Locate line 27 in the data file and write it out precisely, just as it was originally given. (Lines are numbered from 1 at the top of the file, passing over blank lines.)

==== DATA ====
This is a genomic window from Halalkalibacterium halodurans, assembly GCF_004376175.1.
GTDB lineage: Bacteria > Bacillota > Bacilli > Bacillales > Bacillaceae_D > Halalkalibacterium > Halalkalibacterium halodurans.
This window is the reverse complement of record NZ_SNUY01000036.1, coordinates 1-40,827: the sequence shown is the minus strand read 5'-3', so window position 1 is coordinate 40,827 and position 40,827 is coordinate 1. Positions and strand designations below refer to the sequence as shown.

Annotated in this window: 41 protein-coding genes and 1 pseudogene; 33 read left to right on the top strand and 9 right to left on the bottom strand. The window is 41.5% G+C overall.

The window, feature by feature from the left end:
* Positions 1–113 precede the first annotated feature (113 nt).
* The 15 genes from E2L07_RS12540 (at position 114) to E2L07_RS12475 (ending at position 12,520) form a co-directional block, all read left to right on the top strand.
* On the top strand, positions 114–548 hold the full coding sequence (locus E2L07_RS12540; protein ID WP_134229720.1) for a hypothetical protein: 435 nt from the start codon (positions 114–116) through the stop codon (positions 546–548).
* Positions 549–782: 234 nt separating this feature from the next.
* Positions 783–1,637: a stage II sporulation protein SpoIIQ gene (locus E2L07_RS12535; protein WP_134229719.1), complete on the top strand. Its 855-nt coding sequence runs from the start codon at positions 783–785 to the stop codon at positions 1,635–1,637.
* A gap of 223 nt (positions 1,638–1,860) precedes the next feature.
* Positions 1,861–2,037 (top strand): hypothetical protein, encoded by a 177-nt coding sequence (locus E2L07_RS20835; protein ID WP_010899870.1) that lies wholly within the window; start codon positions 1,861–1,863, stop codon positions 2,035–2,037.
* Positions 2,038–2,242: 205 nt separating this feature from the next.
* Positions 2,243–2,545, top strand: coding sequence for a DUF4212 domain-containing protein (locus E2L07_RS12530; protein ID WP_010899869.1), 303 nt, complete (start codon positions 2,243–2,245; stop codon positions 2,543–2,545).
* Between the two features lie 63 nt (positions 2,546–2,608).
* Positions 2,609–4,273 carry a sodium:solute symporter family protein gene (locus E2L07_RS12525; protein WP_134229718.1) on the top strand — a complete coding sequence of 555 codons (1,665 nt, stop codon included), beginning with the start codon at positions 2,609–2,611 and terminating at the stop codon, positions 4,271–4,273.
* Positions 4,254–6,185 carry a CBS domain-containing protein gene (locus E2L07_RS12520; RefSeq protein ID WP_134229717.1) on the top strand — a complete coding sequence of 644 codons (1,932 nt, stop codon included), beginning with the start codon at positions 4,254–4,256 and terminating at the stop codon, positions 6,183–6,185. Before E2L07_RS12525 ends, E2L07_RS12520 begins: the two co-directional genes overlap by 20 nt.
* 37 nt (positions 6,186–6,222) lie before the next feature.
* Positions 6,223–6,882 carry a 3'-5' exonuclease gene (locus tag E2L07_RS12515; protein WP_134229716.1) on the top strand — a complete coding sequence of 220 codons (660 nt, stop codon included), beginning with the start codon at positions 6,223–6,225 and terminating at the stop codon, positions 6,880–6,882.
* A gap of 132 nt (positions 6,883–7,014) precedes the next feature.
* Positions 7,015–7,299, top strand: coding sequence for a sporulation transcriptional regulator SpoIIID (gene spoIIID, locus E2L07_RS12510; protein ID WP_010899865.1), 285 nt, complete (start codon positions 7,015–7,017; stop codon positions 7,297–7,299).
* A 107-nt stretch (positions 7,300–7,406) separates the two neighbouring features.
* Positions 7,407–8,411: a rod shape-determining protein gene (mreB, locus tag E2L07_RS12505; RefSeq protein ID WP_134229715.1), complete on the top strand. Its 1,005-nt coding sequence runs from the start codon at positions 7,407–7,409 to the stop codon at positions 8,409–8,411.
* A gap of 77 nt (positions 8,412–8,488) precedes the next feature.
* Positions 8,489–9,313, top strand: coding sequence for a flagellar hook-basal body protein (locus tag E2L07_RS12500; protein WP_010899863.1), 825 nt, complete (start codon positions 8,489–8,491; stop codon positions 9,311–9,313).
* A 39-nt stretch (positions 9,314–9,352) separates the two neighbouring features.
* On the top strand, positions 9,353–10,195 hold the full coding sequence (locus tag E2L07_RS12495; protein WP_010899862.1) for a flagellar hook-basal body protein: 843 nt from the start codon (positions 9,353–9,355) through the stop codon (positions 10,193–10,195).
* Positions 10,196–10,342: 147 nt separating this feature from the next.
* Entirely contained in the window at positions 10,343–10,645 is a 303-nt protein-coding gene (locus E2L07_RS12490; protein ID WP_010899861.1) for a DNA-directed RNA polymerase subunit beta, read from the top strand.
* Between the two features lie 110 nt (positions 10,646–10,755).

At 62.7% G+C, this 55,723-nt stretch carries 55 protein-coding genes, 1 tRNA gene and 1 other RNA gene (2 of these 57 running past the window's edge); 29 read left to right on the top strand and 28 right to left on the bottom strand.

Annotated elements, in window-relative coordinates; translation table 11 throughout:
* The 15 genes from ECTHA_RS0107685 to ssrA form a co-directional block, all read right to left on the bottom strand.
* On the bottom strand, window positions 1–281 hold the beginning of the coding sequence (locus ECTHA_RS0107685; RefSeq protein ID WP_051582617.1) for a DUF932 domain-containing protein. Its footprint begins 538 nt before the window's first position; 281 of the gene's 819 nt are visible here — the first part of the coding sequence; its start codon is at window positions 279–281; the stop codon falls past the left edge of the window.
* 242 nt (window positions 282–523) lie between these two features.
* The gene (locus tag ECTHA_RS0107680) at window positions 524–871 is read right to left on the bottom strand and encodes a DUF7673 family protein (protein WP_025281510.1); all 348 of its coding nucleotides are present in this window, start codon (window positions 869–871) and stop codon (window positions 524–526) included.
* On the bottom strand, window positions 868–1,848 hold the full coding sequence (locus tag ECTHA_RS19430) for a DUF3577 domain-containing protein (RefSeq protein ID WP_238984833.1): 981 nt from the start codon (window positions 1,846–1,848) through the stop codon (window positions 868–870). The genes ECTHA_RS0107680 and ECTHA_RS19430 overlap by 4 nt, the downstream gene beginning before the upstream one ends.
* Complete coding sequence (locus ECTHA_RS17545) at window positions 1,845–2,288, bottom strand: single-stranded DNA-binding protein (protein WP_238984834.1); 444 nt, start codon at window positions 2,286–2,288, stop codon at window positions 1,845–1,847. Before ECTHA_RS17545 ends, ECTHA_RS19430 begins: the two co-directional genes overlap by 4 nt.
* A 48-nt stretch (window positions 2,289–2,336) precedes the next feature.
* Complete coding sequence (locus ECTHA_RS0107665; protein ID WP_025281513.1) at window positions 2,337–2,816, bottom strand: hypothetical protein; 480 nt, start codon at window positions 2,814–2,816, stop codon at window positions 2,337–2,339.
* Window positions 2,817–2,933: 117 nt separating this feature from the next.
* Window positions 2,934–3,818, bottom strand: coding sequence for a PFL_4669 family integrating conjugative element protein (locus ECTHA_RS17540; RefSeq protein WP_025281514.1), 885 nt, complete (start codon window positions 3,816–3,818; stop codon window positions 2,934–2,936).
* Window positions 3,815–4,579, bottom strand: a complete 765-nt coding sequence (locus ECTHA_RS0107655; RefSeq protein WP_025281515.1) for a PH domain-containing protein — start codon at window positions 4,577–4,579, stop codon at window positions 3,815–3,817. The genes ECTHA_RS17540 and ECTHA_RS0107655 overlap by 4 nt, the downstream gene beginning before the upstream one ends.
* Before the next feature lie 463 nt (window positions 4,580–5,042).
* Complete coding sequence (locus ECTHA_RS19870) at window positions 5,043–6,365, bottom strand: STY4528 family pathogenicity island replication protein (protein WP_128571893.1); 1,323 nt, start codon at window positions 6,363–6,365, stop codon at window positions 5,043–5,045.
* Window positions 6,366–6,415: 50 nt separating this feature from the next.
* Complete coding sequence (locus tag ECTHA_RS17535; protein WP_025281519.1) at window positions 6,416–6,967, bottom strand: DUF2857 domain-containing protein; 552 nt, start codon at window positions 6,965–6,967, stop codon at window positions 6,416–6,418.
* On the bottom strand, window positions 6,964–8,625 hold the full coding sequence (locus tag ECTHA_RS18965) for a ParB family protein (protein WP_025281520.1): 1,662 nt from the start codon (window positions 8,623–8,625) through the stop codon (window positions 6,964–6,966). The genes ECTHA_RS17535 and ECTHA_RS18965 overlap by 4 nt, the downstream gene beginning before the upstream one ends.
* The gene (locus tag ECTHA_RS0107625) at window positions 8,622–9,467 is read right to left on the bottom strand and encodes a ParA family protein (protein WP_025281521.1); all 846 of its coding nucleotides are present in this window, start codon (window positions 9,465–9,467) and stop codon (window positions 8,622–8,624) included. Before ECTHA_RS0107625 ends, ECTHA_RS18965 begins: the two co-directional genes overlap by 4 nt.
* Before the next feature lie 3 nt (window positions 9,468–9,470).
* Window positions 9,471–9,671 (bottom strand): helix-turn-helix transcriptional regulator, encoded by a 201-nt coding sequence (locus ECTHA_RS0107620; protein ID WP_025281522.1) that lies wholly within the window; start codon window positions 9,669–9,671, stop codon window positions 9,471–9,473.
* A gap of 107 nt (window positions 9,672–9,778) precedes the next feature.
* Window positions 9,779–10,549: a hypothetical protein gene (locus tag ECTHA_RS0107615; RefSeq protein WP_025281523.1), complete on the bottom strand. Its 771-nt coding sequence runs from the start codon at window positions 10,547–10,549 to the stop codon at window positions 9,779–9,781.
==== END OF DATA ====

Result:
* On the top strand, positions 9,353–10,195 hold the full coding sequence (locus tag E2L07_RS12495; protein WP_010899862.1) for a flagellar hook-basal body protein: 843 nt from the start codon (positions 9,353–9,355) through the stop codon (positions 10,193–10,195).